Sitting in a waiting room at The Alfred hospital I’m having trouble believing that it has been just over 12 months since my heart transplant.
I’ve lost count of the number of clinics, biopsies, scans, ultrasounds, infusions, blood tests and medication changes over that time.
Until now the heart transplant unit doctors and nurses have wrapped me up in cotton wool, managing every step of my recovery. They do it for all of their patients.
The first 12 months is about adjusting to the medications necessary to prevent the heart rejecting, learning to tolerate their side effects and rebuilding, both physically and mentally.
In the next month I have another round of tests. Some of the tests I’ve never had before. If the results are fine my doctors will give me much greater freedom to ‘fly off into the world’. They won’t need to monitor me nearly so closely.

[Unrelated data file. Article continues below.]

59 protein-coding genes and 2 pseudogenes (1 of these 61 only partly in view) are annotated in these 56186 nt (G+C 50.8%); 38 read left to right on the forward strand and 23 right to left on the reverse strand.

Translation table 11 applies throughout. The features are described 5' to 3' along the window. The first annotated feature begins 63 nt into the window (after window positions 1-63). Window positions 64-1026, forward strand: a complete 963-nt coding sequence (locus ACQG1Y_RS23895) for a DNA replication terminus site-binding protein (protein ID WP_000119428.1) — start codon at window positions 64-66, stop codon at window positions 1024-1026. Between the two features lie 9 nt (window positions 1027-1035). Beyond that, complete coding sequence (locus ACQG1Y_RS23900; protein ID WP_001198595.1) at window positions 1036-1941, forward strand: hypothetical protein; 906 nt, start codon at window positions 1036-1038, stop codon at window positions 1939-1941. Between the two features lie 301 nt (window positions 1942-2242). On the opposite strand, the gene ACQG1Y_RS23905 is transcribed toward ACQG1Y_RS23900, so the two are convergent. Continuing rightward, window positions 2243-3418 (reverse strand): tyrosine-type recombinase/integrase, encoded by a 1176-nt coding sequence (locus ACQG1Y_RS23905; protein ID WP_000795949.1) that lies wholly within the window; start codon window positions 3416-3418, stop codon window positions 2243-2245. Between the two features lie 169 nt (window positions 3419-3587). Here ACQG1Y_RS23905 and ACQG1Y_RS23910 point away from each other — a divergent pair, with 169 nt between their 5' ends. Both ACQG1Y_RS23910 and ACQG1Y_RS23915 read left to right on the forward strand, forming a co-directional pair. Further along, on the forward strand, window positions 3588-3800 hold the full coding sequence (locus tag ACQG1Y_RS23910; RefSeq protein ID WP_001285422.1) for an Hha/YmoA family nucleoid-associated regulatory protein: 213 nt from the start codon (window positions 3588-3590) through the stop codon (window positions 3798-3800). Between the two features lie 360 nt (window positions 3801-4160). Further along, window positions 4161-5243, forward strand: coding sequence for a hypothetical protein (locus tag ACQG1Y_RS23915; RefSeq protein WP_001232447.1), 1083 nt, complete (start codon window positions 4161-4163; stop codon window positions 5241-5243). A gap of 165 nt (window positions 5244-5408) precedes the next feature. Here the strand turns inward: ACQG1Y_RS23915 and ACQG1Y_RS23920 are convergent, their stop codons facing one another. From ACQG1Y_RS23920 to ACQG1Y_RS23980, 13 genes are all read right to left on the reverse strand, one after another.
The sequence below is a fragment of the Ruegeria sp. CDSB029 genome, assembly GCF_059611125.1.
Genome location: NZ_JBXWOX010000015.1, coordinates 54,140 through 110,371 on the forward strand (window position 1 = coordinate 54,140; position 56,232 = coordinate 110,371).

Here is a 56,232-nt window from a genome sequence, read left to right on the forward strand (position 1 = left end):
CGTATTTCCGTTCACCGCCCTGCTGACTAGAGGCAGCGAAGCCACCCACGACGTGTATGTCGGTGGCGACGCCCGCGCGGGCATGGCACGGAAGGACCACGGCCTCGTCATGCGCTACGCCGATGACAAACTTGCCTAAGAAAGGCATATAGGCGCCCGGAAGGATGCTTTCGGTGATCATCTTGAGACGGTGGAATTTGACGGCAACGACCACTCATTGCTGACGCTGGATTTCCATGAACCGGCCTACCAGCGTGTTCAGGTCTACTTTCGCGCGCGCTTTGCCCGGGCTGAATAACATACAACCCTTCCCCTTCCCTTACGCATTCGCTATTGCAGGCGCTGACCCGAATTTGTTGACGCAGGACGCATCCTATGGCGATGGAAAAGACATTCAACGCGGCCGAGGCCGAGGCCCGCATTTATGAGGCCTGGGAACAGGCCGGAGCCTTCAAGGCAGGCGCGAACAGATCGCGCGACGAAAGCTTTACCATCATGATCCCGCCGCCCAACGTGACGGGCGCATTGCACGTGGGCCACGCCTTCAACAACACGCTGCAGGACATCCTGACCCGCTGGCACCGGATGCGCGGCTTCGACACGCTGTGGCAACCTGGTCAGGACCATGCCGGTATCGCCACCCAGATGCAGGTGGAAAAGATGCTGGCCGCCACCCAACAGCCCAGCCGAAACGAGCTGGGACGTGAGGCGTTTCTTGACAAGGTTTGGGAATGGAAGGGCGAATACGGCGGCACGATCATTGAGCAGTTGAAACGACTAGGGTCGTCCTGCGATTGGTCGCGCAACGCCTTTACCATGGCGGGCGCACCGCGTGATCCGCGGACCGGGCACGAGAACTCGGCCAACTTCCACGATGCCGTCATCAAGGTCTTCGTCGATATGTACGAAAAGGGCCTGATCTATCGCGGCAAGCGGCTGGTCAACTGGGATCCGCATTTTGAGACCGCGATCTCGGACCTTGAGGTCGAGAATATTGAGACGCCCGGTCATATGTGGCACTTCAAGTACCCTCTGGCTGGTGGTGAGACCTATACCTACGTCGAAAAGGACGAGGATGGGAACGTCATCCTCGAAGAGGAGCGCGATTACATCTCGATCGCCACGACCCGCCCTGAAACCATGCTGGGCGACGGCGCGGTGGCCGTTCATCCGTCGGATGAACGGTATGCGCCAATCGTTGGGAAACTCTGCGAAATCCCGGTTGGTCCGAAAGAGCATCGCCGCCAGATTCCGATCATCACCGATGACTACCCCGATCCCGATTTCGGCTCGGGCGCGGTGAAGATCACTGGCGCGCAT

I still have a long way to go but, judging by some of the transplanted friends I see around me in the waiting room, I’m doing well.
One of the most enjoyable things since my transplant has been sitting on a blue-sky winter day soaking up the warmth of the sun.
The so-called big urgent issues of my previous working life now seem so far away, and so trivial. It’s been a hard way to discover that simple things and family matter most.